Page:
Do you suffer from discomfort and pain in one or both of your knees? Using stem cells can help
2 February 2020| Last updated on 4 February 2020
This minimally invasive procedure can help reduce or prevent knee pain.
For many, knee pain as a result of osteoarthritis is a major cause of both disability and discomfort. While conservative treatments available focus on relieving the pain, most usually involve the use of anti-inflammatory medications, lots of physical therapy and opioid pain killers.
Not only are these costly and time-consuming, but they rarely are able to provide full relief or lasting-effects in reducing or prevent pain in the knees.
This is why individuals suffering from this type of pain should consider stem cell therapy. In the case of knee pain, stem cell therapy is a minimally invasive procedure that has the potential to yes, decrease inflammation, but also helps to prevent the profession of the arthritic damage, repair joint cartilage, and delay or avoid knee replacement surgery altogether.
Other treatment modalities have traditionally used injection therapy, with corticosteroids and hyaluronic acid, as well as surgical treatments like arthroscopy, subchondral one drilling, and microfracture. Underdoing stem cell therapy, however, helps to reduce the chances of undergoing these more invasive procedures.
What is osteoarthritis?
Osteoarthritis is a chronic degenerative disorder that ultimately leads to a gradual deterioration of the knee joint cartilage. It may also be the result of a prior injury to the knee joint, such as a fracture, tendon damage, and ligament tears.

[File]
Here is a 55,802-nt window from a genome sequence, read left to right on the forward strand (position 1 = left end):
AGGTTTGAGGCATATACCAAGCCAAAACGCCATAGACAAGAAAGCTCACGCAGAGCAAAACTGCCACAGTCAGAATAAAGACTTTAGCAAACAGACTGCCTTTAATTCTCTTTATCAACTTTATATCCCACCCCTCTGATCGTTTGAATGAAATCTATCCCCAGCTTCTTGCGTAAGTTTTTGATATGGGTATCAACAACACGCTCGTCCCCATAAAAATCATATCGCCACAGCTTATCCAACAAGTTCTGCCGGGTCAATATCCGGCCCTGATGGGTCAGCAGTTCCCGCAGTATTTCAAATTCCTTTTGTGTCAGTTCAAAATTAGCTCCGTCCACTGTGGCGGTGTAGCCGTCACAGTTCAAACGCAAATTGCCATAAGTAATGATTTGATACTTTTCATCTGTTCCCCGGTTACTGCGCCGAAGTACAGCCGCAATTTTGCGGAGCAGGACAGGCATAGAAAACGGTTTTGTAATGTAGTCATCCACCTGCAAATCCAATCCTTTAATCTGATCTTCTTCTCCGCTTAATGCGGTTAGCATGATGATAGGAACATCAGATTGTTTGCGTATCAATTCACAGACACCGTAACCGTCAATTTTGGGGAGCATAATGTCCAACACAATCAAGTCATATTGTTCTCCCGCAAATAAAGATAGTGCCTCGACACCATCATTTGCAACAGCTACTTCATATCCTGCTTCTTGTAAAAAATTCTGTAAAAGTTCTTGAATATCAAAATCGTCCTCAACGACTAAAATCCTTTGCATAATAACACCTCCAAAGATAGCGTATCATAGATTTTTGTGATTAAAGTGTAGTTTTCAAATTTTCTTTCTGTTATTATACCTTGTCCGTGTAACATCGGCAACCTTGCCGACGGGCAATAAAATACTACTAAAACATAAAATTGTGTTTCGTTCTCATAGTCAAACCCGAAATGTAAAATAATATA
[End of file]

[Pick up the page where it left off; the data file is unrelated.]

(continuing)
Having the condition may lead to joint instability, which can cause wear and tear to the articular cartilage. Arthritis can affect not only the cartilage, but may lead to damage of the bone beneath the cartilage, the synovial lining to the joints, ligaments, tendons, and muscles.
Articular cartilage damage, especially when it affects the knee joint, remains a major clinical problem due to the body's inability to repair itself effectively The major function of joint cartilage is to allow for smooth gliding of joint surfaces and protect the surrounding bone from stress. This is crucial for performing sports such as skiing and running. Articular cartilage allows the knee to absorb shock and loads up to 20 times the body weight.
How can stem cells help knee pain?
Injecting stem cells into the knee has been shown to be a better strategy to repair degenerative cartilage than implantation of other cells.
Adult stem cells have a reliable potential to differentiate into cartilage, bone, fat or soft tissue. They also display the ability to permeate to areas of inflammation and degeneration and to modify immune system activity that can positively influence the surrounding cartilage in areas of damage.